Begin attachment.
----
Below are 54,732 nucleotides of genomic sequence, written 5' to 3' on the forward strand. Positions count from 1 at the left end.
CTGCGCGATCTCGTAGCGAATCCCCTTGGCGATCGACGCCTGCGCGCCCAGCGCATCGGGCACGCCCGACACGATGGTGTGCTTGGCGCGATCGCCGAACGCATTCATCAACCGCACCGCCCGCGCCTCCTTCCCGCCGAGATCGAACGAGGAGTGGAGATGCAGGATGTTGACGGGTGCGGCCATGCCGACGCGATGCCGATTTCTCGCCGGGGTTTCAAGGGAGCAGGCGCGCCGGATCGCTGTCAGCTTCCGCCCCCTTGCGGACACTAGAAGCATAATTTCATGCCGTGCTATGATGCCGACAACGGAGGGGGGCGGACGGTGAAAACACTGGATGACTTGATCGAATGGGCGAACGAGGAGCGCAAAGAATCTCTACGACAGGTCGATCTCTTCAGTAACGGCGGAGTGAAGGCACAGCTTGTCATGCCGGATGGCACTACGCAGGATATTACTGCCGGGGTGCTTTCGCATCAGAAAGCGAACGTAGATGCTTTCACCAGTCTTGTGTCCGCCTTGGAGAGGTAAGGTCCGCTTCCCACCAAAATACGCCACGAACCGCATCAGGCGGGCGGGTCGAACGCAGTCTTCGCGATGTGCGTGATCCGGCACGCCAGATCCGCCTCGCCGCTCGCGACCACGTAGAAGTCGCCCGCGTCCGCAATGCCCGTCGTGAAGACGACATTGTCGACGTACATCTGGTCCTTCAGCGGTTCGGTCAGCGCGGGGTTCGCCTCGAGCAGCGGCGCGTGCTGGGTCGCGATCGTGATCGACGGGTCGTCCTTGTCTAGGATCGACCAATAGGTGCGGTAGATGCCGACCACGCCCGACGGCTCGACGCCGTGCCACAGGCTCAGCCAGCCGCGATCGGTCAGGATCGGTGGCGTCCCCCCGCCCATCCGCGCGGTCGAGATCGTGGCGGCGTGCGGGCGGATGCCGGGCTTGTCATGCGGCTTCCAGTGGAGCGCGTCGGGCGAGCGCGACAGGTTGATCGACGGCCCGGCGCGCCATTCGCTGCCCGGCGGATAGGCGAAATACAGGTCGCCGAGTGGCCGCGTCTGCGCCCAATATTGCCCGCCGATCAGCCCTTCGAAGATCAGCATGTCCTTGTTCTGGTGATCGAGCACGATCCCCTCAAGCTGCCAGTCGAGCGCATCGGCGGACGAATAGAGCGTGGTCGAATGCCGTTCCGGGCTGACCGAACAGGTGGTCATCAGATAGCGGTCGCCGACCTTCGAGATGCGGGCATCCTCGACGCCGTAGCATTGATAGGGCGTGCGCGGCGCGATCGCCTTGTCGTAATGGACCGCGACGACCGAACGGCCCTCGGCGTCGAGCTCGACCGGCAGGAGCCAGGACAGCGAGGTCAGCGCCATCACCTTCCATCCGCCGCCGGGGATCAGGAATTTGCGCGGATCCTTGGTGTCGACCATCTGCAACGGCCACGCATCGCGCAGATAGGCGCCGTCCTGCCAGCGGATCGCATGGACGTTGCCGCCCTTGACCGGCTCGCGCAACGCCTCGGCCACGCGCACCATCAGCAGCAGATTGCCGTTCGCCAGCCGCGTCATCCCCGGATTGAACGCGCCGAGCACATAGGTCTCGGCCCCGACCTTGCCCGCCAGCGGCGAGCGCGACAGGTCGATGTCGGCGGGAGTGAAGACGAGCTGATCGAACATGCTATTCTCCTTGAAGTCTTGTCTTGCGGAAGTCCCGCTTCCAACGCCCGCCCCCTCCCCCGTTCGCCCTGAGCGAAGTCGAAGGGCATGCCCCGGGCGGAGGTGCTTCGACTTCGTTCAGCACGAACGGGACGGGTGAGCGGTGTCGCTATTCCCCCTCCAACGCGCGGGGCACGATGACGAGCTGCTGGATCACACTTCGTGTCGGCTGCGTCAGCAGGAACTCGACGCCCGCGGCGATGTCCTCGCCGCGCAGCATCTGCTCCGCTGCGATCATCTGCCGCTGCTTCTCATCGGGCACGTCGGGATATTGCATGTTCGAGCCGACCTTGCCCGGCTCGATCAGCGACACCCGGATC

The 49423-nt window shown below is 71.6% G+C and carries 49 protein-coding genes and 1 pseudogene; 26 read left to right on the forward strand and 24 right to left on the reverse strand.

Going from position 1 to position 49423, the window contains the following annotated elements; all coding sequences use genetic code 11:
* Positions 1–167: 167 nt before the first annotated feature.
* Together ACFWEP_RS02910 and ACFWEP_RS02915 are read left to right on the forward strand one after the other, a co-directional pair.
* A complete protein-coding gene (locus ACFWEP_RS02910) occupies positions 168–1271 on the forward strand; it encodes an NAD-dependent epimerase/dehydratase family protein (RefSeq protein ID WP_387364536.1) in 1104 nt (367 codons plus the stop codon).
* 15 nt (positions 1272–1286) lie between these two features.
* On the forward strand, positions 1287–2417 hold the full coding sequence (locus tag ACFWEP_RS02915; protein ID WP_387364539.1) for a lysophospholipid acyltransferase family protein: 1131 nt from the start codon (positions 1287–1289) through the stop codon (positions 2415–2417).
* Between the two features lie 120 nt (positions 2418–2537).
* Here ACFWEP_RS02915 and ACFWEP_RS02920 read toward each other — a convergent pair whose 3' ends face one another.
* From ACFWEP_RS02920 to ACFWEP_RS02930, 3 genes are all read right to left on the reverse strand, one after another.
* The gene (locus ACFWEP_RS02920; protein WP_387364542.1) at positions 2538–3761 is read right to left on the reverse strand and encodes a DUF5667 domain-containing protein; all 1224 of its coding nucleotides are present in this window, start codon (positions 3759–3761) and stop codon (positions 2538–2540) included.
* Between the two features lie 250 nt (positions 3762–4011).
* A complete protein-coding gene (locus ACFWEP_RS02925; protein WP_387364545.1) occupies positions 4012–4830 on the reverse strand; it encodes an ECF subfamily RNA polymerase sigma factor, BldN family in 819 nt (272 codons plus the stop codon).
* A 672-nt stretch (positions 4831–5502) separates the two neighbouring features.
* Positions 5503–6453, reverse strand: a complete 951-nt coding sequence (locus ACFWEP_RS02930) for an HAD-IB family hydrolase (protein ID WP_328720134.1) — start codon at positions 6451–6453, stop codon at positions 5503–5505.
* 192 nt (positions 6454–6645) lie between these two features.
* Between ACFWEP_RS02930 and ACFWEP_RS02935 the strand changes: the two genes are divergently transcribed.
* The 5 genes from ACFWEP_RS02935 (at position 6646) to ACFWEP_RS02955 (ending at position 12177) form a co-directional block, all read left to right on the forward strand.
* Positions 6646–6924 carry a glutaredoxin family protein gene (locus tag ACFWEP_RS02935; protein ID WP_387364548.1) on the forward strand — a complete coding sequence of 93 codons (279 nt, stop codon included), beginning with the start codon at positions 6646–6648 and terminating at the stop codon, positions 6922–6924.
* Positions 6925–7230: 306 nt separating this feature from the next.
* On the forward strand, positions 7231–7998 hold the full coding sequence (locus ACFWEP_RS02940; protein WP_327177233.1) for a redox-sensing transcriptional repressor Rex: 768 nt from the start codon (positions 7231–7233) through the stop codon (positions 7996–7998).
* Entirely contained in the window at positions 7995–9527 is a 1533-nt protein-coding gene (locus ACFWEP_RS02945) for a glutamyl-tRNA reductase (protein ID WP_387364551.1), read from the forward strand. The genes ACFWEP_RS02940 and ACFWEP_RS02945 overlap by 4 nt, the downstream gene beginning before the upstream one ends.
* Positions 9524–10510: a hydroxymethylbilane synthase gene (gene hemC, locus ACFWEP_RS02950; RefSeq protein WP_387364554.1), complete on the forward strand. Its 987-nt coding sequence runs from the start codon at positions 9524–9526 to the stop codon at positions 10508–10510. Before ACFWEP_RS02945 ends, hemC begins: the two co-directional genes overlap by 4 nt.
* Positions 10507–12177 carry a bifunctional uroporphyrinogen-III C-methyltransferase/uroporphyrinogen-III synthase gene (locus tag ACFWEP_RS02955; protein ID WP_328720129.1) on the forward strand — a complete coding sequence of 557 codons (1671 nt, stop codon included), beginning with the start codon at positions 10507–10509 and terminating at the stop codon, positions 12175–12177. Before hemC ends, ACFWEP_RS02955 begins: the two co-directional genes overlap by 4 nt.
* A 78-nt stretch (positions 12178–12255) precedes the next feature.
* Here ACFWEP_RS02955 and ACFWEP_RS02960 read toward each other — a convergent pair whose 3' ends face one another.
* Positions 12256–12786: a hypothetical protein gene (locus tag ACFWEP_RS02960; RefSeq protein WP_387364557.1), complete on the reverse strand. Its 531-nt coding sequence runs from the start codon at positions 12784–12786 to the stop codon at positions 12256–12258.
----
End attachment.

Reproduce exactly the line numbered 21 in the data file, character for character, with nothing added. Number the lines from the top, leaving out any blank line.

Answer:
* Positions 6646–6924 carry a glutaredoxin family protein gene (locus tag ACFWEP_RS02935; protein ID WP_387364548.1) on the forward strand — a complete coding sequence of 93 codons (279 nt, stop codon included), beginning with the start codon at positions 6646–6648 and terminating at the stop codon, positions 6922–6924.